The Amador-Calaveras Consensus Group received the U.S. Forest Service Pacific Southwest Regional Forester’s Award Nov. 30 for “All Land Ecological Restoration.”
The group is a community-based organization that works to create fire-safe communities, healthy forests and watersheds and sustainable local economies. Their efforts have focused on reducing hazardous fuels in the Mokelumne River watershed, a common boundary shared between the Stanislaus and El Dorado national forests.
The award, presented by Regional Forester Randy Moore, recognizes the group’s success in securing grants through the National Forest Foundation to formally organize under a memorandum of agreement and to facilitate support for on-the-ground projects that reduce hazardous fuel conditions and put local residents back to work in the woods. Other organizations that have contributed funds for this work include private landowners, Fire Safe Council, Bureau of Land Management, U.S. Forest Service, Calaveras Healthy Impacts Product Solutions and the Calaveras-Mariposa Community Action Agency.
ACCG has facilitated the hiring and training of a hand crew made up of Me-Wuk tribal members as well as a non-Indian crew. Both crews have been working on implementing a Community Wildfire Protection Plan for Glencoe and doing fuel reduction projects on BLM and private lands. In addition, the all-native crew has successfully completed fuel reduction work on several cultural resource sites on the Calaveras Ranger District.
Much of the woody material generated by these projects will be processed to make animal bedding, fence posts and firewood or to generate electric power. The unemployment rate in the West Point/Glencoe area of Calaveras County recently dropped in part as a result of this program.
The effort began nearly two years ago, when Calaveras County Supervisor Steve Wilensky gathered a group of public agencies, private landowners, Me-Wuk tribal representatives, environmental groups, small business owners and interested citizens together. The group sought to develop solutions to problems of extreme fire danger, overgrown forests, threatened water quality and persistent unemployment in the small communities of the eastern portion of the Mokelumne River watershed.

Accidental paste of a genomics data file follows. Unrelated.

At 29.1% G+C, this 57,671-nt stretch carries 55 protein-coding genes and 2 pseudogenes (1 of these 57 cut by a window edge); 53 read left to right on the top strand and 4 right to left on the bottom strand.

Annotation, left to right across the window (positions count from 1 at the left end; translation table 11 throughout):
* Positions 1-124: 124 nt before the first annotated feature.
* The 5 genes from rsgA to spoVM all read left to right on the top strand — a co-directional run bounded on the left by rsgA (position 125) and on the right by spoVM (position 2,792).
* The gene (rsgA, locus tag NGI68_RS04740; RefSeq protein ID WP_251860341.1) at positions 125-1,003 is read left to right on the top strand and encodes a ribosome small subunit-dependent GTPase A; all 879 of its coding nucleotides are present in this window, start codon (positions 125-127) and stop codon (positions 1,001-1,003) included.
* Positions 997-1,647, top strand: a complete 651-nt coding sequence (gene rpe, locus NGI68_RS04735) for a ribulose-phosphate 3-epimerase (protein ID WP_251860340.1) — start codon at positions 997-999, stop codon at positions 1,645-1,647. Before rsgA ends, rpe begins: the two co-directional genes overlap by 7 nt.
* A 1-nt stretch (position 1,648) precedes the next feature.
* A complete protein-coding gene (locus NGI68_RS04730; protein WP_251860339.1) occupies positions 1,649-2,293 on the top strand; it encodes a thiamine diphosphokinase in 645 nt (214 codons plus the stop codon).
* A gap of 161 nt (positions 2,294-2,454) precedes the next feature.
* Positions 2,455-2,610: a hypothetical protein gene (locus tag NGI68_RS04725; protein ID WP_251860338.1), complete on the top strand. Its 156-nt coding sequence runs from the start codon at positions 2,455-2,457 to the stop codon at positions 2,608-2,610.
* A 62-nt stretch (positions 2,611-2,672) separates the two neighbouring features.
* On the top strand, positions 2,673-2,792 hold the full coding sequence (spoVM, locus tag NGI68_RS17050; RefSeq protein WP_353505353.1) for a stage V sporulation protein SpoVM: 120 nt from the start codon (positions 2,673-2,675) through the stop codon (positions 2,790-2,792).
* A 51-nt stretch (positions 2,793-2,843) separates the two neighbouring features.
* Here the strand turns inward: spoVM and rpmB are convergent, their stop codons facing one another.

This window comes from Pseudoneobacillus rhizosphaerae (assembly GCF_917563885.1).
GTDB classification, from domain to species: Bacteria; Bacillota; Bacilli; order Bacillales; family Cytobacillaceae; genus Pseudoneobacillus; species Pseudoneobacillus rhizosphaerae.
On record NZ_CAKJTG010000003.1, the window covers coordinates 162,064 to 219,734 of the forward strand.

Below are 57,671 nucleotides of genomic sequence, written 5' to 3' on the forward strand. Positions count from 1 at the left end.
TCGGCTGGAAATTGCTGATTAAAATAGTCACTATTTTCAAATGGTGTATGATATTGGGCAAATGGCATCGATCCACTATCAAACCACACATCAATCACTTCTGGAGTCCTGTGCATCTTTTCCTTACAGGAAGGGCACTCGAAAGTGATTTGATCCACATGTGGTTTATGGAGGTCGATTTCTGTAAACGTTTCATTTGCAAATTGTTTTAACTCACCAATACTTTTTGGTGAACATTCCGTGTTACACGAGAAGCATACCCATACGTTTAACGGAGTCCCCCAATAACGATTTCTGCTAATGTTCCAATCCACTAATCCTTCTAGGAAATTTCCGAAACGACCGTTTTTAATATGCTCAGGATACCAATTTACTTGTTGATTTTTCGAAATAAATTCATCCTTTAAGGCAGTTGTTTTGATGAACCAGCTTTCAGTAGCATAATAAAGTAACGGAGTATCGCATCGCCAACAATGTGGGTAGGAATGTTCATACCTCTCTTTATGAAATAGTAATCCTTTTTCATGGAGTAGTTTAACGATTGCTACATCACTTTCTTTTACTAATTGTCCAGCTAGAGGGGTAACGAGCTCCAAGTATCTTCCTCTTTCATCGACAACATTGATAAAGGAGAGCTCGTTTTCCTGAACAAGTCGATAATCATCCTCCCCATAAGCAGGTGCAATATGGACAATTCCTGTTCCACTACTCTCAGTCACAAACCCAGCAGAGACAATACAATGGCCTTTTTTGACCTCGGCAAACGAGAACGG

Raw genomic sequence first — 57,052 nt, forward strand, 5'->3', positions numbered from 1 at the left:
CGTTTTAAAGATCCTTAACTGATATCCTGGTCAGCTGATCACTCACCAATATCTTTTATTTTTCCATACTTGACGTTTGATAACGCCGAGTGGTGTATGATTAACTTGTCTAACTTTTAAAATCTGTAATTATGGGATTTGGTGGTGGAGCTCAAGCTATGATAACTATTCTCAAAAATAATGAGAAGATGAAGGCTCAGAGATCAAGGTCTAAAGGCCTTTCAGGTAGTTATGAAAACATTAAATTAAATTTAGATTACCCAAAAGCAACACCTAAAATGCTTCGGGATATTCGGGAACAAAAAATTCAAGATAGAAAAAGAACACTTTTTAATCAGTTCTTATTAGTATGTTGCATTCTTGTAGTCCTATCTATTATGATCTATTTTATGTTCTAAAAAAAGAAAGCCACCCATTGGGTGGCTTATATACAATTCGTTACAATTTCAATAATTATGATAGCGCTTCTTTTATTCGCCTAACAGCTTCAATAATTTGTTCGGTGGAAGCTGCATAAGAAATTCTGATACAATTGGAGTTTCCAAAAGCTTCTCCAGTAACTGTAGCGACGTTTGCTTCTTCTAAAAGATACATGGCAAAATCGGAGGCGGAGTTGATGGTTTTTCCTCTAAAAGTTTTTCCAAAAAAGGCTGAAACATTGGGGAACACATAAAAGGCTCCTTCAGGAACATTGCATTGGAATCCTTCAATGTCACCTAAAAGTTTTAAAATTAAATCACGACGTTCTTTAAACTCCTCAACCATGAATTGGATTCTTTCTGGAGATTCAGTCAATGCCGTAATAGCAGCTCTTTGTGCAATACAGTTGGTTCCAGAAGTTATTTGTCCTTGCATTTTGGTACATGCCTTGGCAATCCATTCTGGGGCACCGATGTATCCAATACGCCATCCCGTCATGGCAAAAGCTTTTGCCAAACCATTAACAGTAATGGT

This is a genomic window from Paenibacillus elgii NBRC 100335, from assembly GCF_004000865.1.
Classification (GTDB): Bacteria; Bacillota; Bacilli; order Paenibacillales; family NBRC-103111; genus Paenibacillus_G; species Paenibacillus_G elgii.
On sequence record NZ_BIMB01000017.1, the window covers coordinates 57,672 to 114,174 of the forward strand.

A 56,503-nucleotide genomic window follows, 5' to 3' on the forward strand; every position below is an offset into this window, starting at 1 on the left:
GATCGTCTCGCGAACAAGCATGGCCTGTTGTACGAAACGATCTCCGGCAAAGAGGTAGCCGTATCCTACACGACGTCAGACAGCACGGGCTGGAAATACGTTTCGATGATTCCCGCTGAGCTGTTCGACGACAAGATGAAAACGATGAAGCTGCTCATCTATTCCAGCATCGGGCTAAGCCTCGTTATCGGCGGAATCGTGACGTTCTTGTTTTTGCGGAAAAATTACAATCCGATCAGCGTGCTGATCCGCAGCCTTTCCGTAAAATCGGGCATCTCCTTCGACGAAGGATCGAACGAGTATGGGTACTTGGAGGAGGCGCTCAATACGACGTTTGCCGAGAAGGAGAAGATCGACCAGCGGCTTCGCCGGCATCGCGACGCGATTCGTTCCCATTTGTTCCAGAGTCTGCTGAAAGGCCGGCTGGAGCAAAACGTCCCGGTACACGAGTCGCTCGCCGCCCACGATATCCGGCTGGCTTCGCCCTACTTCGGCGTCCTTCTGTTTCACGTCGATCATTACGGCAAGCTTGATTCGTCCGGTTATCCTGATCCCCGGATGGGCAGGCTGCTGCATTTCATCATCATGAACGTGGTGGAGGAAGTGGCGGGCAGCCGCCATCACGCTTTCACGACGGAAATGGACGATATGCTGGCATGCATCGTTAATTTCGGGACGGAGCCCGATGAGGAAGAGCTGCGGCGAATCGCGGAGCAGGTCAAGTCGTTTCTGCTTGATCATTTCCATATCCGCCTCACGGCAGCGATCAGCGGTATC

Members of ACCG are currently working to establish agreements between El Dorado and Stanislaus national forests, BLM and Central Sierra Resource Conservation and Development to improve watershed and forest health conditions on lands between highways 88 and 4 to the north and south, Highway 49 to the west and the crest of the Sierra to the east. Joint projects would include plantation thinning, cultural resource site stewardship and protection, watershed improvement, fuels reduction, wildlife habitat improvement and others.
ACCG is in the formative phases of making gains to improve landscape resiliency to catastrophic wildfire or pest outbreaks, improve riparian habitats, protect water quality and bring economic stability to the Mokelumne River watershed within Amador and Calaveras counties.
For more information, visit http://acconsensus.wordpress.com.
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